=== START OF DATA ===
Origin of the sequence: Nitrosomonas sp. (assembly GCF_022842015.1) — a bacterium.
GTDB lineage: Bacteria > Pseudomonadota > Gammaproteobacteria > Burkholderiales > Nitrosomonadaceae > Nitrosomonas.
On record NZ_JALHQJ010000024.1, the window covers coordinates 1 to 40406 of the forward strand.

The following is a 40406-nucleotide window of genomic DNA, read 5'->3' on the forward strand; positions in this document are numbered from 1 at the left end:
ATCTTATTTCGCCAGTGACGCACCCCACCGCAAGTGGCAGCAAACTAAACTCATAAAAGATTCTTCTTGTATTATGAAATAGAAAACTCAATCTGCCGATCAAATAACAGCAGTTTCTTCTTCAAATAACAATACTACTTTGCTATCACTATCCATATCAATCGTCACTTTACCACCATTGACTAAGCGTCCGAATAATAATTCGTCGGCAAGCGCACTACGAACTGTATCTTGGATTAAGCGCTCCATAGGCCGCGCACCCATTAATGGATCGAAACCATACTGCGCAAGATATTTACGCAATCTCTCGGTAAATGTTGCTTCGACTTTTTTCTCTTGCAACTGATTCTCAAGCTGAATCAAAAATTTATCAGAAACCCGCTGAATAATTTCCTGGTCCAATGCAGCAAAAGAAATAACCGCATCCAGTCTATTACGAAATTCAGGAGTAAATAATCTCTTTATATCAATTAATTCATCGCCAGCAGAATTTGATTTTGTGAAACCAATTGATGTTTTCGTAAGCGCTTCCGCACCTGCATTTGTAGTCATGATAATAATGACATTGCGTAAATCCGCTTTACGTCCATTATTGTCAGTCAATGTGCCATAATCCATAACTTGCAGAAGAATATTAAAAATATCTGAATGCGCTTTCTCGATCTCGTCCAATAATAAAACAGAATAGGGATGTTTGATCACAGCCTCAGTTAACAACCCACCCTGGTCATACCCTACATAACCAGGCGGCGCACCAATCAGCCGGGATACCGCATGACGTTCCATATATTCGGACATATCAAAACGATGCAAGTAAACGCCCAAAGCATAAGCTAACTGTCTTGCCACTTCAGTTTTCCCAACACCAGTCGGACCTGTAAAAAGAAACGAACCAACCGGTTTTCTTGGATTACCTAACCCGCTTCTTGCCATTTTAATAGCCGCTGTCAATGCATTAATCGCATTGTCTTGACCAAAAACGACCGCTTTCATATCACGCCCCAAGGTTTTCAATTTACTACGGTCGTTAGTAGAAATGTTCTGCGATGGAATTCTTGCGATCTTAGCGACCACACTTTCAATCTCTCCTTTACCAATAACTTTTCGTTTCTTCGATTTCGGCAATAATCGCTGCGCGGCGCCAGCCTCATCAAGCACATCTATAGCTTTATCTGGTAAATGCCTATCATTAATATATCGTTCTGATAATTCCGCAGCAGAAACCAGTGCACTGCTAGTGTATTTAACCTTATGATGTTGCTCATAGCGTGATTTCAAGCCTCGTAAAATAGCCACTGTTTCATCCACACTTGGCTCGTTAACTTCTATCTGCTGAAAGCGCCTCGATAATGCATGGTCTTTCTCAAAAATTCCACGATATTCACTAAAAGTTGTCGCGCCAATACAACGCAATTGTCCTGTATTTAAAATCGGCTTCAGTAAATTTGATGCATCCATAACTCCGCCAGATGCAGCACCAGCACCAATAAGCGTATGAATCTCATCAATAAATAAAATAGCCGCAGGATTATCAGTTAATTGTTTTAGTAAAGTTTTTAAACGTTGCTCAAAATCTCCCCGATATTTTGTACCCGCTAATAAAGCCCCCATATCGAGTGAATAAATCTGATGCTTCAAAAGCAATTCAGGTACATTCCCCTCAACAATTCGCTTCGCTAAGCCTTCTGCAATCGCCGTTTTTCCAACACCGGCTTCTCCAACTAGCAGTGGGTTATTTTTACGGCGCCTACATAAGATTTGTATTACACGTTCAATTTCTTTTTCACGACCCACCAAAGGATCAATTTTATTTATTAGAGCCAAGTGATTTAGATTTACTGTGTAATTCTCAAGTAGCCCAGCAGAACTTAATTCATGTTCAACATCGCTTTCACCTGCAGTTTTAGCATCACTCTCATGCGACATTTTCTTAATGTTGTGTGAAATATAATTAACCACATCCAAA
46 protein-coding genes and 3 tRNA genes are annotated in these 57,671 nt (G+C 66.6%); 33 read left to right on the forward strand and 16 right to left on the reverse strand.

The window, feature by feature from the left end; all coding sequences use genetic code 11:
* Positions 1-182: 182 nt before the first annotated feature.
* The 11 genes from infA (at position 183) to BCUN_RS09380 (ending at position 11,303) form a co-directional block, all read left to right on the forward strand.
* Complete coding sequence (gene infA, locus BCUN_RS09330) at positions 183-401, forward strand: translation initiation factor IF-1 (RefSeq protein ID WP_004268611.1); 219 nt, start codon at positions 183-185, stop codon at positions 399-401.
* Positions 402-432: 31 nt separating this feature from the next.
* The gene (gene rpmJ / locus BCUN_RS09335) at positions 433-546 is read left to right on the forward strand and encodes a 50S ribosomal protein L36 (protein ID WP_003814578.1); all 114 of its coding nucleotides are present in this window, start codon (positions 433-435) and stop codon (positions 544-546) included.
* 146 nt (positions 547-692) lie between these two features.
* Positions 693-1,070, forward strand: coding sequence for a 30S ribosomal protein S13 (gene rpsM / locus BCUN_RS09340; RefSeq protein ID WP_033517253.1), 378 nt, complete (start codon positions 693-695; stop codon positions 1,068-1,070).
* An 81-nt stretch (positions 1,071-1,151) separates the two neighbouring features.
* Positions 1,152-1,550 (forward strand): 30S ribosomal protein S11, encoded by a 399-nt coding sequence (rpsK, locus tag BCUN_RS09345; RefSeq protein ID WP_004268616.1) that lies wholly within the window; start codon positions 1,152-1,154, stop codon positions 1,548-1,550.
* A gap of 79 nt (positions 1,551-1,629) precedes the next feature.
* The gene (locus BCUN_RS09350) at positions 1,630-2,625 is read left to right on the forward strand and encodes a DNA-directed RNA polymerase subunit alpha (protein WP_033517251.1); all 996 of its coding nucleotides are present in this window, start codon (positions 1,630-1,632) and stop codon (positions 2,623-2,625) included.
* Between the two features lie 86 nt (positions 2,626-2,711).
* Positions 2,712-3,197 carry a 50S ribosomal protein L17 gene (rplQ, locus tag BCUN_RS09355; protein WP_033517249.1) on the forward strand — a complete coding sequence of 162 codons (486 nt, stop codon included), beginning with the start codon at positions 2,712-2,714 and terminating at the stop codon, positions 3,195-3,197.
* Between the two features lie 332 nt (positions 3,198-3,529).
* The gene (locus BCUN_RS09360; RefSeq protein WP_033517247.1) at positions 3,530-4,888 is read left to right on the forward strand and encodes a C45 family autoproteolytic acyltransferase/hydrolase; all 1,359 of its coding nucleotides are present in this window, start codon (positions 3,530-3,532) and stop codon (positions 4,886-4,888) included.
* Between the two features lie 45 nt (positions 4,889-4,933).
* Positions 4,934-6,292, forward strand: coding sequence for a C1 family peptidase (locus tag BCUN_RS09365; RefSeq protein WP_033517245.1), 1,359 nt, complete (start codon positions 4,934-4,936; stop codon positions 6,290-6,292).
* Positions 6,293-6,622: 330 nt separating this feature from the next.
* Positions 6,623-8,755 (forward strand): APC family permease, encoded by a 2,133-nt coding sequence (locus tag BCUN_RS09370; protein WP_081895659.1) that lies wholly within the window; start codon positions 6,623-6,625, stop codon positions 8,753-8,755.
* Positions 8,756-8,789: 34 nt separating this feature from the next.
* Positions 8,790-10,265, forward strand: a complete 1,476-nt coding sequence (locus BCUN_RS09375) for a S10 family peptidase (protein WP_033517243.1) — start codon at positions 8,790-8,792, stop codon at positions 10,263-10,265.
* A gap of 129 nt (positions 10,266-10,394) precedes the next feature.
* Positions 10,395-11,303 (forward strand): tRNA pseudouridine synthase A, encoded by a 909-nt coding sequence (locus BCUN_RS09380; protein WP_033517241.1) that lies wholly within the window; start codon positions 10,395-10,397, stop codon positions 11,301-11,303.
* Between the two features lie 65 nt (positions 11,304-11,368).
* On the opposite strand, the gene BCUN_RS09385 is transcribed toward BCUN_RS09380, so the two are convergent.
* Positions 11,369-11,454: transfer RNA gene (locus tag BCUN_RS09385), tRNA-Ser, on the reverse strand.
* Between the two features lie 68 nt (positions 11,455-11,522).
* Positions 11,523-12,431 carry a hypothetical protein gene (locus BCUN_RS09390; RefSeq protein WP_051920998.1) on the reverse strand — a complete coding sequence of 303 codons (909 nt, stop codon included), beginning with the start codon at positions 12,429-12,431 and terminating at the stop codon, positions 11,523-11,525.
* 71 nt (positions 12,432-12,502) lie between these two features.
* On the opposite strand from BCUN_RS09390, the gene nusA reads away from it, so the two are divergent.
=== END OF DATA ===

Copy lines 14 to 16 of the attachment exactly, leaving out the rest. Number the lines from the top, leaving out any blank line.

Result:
* Positions 693-1,070, forward strand: coding sequence for a 30S ribosomal protein S13 (gene rpsM / locus BCUN_RS09340; RefSeq protein ID WP_033517253.1), 378 nt, complete (start codon positions 693-695; stop codon positions 1,068-1,070).
* An 81-nt stretch (positions 1,071-1,151) separates the two neighbouring features.
* Positions 1,152-1,550 (forward strand): 30S ribosomal protein S11, encoded by a 399-nt coding sequence (rpsK, locus tag BCUN_RS09345; RefSeq protein ID WP_004268616.1) that lies wholly within the window; start codon positions 1,152-1,154, stop codon positions 1,548-1,550.